How are wooden balls made for production?

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Forum topic by quvia posted 01-26-2014 10:14 PM 3640 views 0 times favorited 19 replies Add to Favorites Watch
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103 posts in 1691 days

01-26-2014 10:14 PM

I’ve often wondered how they mass produce the craft wooden balls you buy in the craft store. I use a lot for different projects and when I run out of 3/4 inch or 1 inch balls I always wonder how they do that. Who wants to run the lathe to produce a few of these!!! Crazy question I’am sure but does any one know a simple way??

-- Ted ,Conesus,N.Y.

19 replies so far

View REO's profile


928 posts in 2098 days

#1 posted 01-26-2014 11:59 PM

once set up they are not difficult or time consuming. start from the tail stock end with no tail stock. swing the cutter around full depth till the newly cut ball is parted from the feedstock dowel. advance the dowel and repeat. take the nib off the finished ball on the sander or by hand. here is a high speed specialty lathe for the purpose

some use a hole saw on a cross feed

a jig for a traditional lathe

I included some links but they did not show up in the post.

View quvia's profile


103 posts in 1691 days

#2 posted 01-27-2014 02:15 PM

Thanks. Now I know. It drove me nuts how they can sell them for only a few dollars for a bag of 12. I just got some on Ebay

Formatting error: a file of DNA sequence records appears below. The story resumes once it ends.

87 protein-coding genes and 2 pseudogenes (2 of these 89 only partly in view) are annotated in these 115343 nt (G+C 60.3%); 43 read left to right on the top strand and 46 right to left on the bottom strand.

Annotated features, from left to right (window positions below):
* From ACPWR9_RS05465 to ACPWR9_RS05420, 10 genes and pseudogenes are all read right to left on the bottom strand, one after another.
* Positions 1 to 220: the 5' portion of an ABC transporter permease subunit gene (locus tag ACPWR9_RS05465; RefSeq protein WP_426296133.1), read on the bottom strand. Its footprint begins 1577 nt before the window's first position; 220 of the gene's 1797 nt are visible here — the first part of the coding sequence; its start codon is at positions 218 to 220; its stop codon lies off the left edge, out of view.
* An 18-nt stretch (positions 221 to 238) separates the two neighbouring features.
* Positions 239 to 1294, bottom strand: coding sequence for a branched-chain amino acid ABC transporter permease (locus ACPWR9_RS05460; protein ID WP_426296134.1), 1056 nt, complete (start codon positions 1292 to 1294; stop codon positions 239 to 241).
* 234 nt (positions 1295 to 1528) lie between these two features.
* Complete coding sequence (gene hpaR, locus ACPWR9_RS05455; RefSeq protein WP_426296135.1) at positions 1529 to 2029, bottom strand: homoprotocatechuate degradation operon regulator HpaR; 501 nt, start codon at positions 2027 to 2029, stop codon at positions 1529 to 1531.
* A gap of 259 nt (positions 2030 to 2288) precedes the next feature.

-- Ted ,Conesus,N.Y.

View Bluepine38's profile


3379 posts in 3109 days

#3 posted 01-27-2014 03:28 PM

If you want to make a ball making jig, David Springett has a great plan for one in his “Woodturning Wizardry”
book. They do have professional made jigs available, but I am having too much fun making my own to waste
time and money buying one. These were for balls about 3” diameter, but could be adapted for smaller ones.

-- As ever, Gus-the 79 yr young apprentice carpenter

View Woodbum's profile


813 posts in 3089 days

#4 posted 01-28-2014 08:51 PM

What a cool post! Somebody on here still has a sense of wonder about how something is made and actually asks about it. I for one would like to see a factory where sewing needles are made, or straight pins or nails or how they spray that fake looking finish on commercial office furniture or the sh**ty humidors that are sold in cigar shops. I can live without the dumbass duck people, but don’t take away “How its Made” Examples of product engineering at it’s finest.

-- "Now I'm just another old guy wearing funny clothes"

View ChuckV's profile


3123 posts in 3551 days

#5 posted 01-28-2014 09:24 PM

My 10-year old son asked me how they “fork split” English muffins. I looked online but didn’t find a good answer for him. Any ideas?


-- “Big man, pig man, ha ha, charade you are.” ― R. Waters

View Wildwood's profile


2322 posts in 2158 days

#6 posted 01-28-2014 09:35 PM

Buy your wood balls, as you need them, stop wondering.

It is a lot of fun learning to turn balls/spheres on a lathe if have lots of scrap wood and time. Do think bigger than ¾” or 1” starting out unless need lot of frustration. One time want to think big, learning to turn balls!

Actually harder to turn small ¾” & 1” wood balls uniformly on a wood lathe without a special jig. Most commercial and homemade jigs will not let you turn balls that small. I made two different jigs shown in David Springett’s book, he has a metal version online these days. So size does matter if want a jig to turn balls!